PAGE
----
By: Tiffany Baker
Publisher: Grand Central Publishing
Publication Date: March 2013
Reviewed by: Diane Lunsford
Review Date: March 20, 2013
Tiffany Baker has delivered the essence of literary eloquence in her latest novel, The Gilly Salt Sisters.
On December’s eve each year, the townspeople gather at Tappert’s Green to watch the bon fire. The draw isn’t so much to watch a pile of timber dwindle to ashes as much as its purpose is to witness the tossing of the salt and rising of the smoke; the salt’s color being a critical and defining moment. If the fire flashes blue, the town will prosper in the coming year. A yellow flare means change is on the horizon. It is understated to say black smoke is more than undesirable. The small Cape Cod community of Prospect’s prophecy for the coming year rests in the color of the smoke. Even though the Gilly’s (Jo, Claire and mama) supply the salt, they aren’t welcome to stay. Rather, their role is to toss the salt into the fire and then it’s time to leave. When she was barely six, Claire Gilly had her debut tossing of the salt. How unfortunate once the crackles and pops subsided, a stream of coal black smoke rose high into the night in its aftermath.
Longer than time itself, the clearest imaginary line had been drawn between the Gilly’s and Ida Turner and her son, Whit—on one side was have and the other, have not. It was no challenge to figure the have part out. It belonged to the Turners. Their strapping estate perched high atop Plover Hill was merely a portion of their holdings once the majority of town ownership was factored in. The have not belonged to the Gilly’s and their series of salt flats that made up Salt Creek Farm. Jo learned to accept her fate early on in life—especially after those very flats took her brother Henry’s life at the tender age of eight. Claire, on the other hand, was on a vengeance to escape once she was old enough. She refused to accept the lousy poker hand she was dealt that doubled as her life. Even after the love of her life left her for his greater calling—a lifetime of worship and devotion to God, she still managed to find a way out.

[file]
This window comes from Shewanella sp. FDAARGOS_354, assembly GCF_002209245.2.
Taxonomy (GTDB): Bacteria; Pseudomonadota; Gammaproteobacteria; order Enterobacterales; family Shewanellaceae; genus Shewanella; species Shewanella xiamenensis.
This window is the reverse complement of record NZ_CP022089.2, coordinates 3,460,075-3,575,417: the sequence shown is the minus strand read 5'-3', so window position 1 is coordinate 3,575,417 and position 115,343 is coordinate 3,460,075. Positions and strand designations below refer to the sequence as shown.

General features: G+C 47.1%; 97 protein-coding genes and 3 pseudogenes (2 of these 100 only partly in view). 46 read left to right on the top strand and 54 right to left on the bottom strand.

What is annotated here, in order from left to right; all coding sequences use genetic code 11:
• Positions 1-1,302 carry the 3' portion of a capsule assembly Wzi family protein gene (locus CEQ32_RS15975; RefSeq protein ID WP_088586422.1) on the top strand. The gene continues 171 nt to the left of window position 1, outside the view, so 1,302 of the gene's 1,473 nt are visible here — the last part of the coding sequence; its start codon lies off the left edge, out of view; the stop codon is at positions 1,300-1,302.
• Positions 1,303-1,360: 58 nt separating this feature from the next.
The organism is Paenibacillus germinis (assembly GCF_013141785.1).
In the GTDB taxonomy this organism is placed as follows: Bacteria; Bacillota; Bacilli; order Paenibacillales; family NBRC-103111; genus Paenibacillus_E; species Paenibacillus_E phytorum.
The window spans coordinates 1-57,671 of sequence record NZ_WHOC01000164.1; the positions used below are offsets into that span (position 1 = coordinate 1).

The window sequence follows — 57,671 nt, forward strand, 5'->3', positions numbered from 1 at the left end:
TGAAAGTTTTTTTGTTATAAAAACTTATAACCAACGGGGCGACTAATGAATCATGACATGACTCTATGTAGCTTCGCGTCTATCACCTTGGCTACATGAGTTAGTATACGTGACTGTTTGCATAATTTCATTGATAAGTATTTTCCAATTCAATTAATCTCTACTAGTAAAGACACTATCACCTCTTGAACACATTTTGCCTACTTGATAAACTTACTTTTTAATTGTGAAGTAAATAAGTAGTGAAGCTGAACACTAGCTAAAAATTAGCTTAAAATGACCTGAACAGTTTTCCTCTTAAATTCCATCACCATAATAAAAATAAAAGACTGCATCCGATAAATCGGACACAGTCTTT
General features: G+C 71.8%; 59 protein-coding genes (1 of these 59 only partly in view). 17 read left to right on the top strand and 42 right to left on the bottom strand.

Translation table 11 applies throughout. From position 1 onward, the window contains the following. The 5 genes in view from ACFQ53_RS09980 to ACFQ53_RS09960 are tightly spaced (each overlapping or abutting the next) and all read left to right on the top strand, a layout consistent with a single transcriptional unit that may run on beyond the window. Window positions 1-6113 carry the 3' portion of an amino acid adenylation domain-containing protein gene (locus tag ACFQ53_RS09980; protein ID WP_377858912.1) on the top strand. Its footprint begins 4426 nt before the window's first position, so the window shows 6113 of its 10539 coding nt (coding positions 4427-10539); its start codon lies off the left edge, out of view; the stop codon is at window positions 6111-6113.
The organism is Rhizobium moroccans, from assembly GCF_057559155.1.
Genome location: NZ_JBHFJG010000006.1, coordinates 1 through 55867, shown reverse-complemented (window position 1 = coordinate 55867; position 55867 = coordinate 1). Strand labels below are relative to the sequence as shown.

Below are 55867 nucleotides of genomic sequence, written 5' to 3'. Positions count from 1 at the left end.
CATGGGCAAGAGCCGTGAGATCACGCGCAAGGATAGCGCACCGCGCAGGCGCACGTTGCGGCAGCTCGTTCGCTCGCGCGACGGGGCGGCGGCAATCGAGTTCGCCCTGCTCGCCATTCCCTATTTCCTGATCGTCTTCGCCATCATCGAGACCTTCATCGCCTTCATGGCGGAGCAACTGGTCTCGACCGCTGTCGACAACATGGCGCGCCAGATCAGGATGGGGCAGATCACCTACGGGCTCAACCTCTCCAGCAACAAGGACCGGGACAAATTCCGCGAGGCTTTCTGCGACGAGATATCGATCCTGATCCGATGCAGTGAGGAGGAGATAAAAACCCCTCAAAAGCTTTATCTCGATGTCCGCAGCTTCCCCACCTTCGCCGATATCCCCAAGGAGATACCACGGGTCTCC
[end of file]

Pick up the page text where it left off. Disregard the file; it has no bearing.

Tiffany Baker deserves to be proud of the beautiful prose and heart-felt literary fiction she has delivered across the pages of The Gilly Salt Sisters. As a writer, I must confess her ability is enviable. I often found myself reading and re-reading certain passages she had written—not because I couldn’t follow the premise. Rather, I wanted to experience the passage one more time before moving on with the story. Ms. Baker is a true master when it comes to blending situation and feeling together and delivering the two in the form of words; specifically with sentences such as: “…It cheered her to remember that there was something even colder and harder in the world than a Cape sky turning to winter…” Having lived on the Cape for a spell years ago, I had an instant connection to the tone and purpose of the mood she intended to deliver. Winter is stark and bone-chilling on the Cape and Ms. Baker successfully pulled off the mood with her analogy whether (or not) one had ever been to the Cape. Her attention to details with each of her (many) flawed (and extremely likable) characters made this reader want more and then some. It is also enjoyably entertaining to read between the lines of the story and question the possibility of salt having the many magical components she eludes it to have. Regardless, The Gilly Salt Sisters is a wonderful and charming story with terrific literary merit. Well done Ms. Baker! I do look forward to your next novel.
Quill says: The Gilly Salt Sisters is a captivating tale of family with a sprinkle or two of magic and without question, more than a dash to keep the reader hooked—truly a well written and engaging novel.